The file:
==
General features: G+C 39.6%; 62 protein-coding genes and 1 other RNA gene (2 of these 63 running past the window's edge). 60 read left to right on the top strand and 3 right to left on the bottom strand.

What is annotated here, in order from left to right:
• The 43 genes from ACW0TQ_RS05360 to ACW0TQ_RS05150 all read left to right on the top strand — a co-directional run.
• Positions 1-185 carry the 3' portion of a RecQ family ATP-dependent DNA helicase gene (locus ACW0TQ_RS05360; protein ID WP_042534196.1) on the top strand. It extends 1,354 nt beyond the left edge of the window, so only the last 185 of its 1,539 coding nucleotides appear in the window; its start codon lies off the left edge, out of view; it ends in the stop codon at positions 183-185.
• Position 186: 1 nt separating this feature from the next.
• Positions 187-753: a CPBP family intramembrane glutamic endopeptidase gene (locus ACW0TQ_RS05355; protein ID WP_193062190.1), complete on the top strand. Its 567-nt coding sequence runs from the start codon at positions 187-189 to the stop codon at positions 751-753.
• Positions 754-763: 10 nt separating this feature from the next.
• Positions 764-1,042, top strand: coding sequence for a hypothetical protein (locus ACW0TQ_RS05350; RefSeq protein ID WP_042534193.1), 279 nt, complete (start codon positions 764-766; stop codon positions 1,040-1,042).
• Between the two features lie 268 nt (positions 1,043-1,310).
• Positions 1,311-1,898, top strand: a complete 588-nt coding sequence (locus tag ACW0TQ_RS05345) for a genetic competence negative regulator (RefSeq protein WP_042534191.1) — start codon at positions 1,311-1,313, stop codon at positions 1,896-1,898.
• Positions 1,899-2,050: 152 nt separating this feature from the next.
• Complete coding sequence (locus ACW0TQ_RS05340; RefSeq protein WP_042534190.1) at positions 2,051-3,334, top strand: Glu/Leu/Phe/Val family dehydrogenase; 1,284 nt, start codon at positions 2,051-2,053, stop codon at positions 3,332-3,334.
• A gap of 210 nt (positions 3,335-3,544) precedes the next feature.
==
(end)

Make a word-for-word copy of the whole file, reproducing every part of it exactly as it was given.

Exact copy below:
General features: G+C 39.6%; 62 protein-coding genes and 1 other RNA gene (2 of these 63 running past the window's edge). 60 read left to right on the top strand and 3 right to left on the bottom strand.

What is annotated here, in order from left to right:
• The 43 genes from ACW0TQ_RS05360 to ACW0TQ_RS05150 all read left to right on the top strand — a co-directional run.
• Positions 1-185 carry the 3' portion of a RecQ family ATP-dependent DNA helicase gene (locus ACW0TQ_RS05360; protein ID WP_042534196.1) on the top strand. It extends 1,354 nt beyond the left edge of the window, so only the last 185 of its 1,539 coding nucleotides appear in the window; its start codon lies off the left edge, out of view; it ends in the stop codon at positions 183-185.
• Position 186: 1 nt separating this feature from the next.
• Positions 187-753: a CPBP family intramembrane glutamic endopeptidase gene (locus ACW0TQ_RS05355; protein ID WP_193062190.1), complete on the top strand. Its 567-nt coding sequence runs from the start codon at positions 187-189 to the stop codon at positions 751-753.
• Positions 754-763: 10 nt separating this feature from the next.
• Positions 764-1,042, top strand: coding sequence for a hypothetical protein (locus ACW0TQ_RS05350; RefSeq protein ID WP_042534193.1), 279 nt, complete (start codon positions 764-766; stop codon positions 1,040-1,042).
• Between the two features lie 268 nt (positions 1,043-1,310).
• Positions 1,311-1,898, top strand: a complete 588-nt coding sequence (locus tag ACW0TQ_RS05345) for a genetic competence negative regulator (RefSeq protein WP_042534191.1) — start codon at positions 1,311-1,313, stop codon at positions 1,896-1,898.
• Positions 1,899-2,050: 152 nt separating this feature from the next.
• Complete coding sequence (locus ACW0TQ_RS05340; RefSeq protein WP_042534190.1) at positions 2,051-3,334, top strand: Glu/Leu/Phe/Val family dehydrogenase; 1,284 nt, start codon at positions 2,051-2,053, stop codon at positions 3,332-3,334.
• A gap of 210 nt (positions 3,335-3,544) precedes the next feature.